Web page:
What ‘Anna Karenina’ Taught Me About Living With Depression

One humid night in September, I called a mental health crisis center. I told the volunteer who answered that when I looked into my future, I saw nothing good. I felt so overwhelmingly alone in the world I was terrified. The despair that had been haunting me for so long would, I feared, eventually kill me. What could I do?

The volunteer suggested that I take a warm bath.

Interesting. It was still nearly 80 degrees at 7 o’clock in September. I was sweating in a stuffy old house in upstate New York, and I wanted a warm bath about as much as I wanted to walk over a bed of fiery coals.

My silence prompted the volunteer to try again: “Could you put on the kettle for some herbal tea?”

Through my teeth, I snarled, “I don’t want tea.”

The volunteer’s advice seemed ludicrously inadequate to my situation. I had told her that the anniversary of my father’s suicide was approaching; that he’d never recovered from my mother’s death when I was small; that his torment, tormenting me, had always been a weight around my neck. I’d explained that the sleeping problems and debilitating fatigue of my depression had been crippling me for nearly 20 years, making life a relentless ordeal. I barely wanted to live with myself; how would anyone else ever want to live with me — or love me?

I’d lost hope that I’d find a lasting relationship or be able to have a child. I’d lost hope in general.

The volunteer tried again. “O.K. Then how about, do you have something good to read?”

I lifted my head to consider that idea.

A good book — usually, that did help. A good novel is great company, less an escape from life than a different way to engage. A good novel is reassurance that other people have endured tragedies, long ordeals, bad odds. It’s evidence I’m not alone — not in the history of humanity, at least. A good novel often ends on an ambiguous note — yet every novel also implies a survivor still alive to tell the tale. A good novel is a form of hope.

But although I was deep into an exceptionally good novel, a masterpiece, in fact, I’d been compelled to put it down a few days earlier. The book was “Anna Karenina,” famously about a suicide. I’d been about 700 pages in when the titular character’s despair picked up speed, just as my own mood deteriorated. Fearing Anna’s darkening thoughts would darken my own, I’d stopped reading.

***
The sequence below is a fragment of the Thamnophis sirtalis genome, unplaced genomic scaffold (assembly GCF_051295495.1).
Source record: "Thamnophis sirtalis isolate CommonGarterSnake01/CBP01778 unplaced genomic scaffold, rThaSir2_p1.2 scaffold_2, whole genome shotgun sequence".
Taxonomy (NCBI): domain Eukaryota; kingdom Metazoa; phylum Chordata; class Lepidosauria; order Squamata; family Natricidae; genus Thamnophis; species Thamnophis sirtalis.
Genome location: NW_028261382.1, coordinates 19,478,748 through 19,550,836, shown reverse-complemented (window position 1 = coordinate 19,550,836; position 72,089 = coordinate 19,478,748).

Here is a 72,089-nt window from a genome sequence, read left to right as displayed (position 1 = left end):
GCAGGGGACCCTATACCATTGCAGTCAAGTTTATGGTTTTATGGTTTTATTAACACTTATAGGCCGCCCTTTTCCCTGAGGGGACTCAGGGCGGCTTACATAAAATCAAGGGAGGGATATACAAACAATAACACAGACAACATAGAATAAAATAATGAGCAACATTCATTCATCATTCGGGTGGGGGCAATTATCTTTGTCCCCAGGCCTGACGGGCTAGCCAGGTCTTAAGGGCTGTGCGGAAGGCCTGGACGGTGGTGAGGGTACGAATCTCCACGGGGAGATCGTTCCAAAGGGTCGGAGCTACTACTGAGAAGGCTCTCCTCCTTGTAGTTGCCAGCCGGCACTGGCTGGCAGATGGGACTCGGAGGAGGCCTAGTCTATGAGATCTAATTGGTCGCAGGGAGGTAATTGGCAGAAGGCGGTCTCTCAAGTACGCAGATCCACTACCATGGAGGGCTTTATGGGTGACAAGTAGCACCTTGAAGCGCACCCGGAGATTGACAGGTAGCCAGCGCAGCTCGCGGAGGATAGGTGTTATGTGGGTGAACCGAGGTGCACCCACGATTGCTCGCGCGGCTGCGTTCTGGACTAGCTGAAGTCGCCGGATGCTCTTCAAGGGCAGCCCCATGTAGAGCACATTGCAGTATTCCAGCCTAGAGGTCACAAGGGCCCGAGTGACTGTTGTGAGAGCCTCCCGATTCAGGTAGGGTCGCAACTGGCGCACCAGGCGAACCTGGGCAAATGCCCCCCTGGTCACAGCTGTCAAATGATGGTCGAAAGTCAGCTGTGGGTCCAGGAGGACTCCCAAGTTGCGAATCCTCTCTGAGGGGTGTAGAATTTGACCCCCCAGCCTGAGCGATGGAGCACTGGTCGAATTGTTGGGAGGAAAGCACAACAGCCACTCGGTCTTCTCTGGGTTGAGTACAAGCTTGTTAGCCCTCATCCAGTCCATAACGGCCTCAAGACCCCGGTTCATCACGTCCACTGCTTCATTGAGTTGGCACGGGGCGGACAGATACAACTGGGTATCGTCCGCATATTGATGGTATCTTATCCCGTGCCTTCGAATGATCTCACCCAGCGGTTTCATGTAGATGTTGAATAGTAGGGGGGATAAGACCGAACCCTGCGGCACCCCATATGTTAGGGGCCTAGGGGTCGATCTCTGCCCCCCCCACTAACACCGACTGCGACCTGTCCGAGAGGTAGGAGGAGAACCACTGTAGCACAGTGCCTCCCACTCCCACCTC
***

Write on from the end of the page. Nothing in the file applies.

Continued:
Even so, after I hung up the phone, I sat down next to “Anna Karenina” on my couch and wondered if it was really a danger to me. Suicidal Anna hadn’t been whispering directly into my ear as I read. She hadn’t been convincing me as she convinced herself. Rather, an omniscient narrator of brilliant psychological insight was telling me all sides of Anna’s story — giving me access not only to Anna’s mind, but to the minds of the people around her. In that way, the narrator created a more rounded picture of Anna’s world than I would have had if I’d heard only from her.

I’d read past the point where Anna had walked away from everything — her stiff husband, her position in society, even her beloved young son — to move in with her lover, Count Vronsky. Anna’s brother and sister-in-law remain loyal to her, but her old friends shun her as a “fallen” woman. She becomes increasingly isolated. In her psychological confinement, she can’t help taunting herself with the idea that Vronsky has grown tired of her and now loves someone else.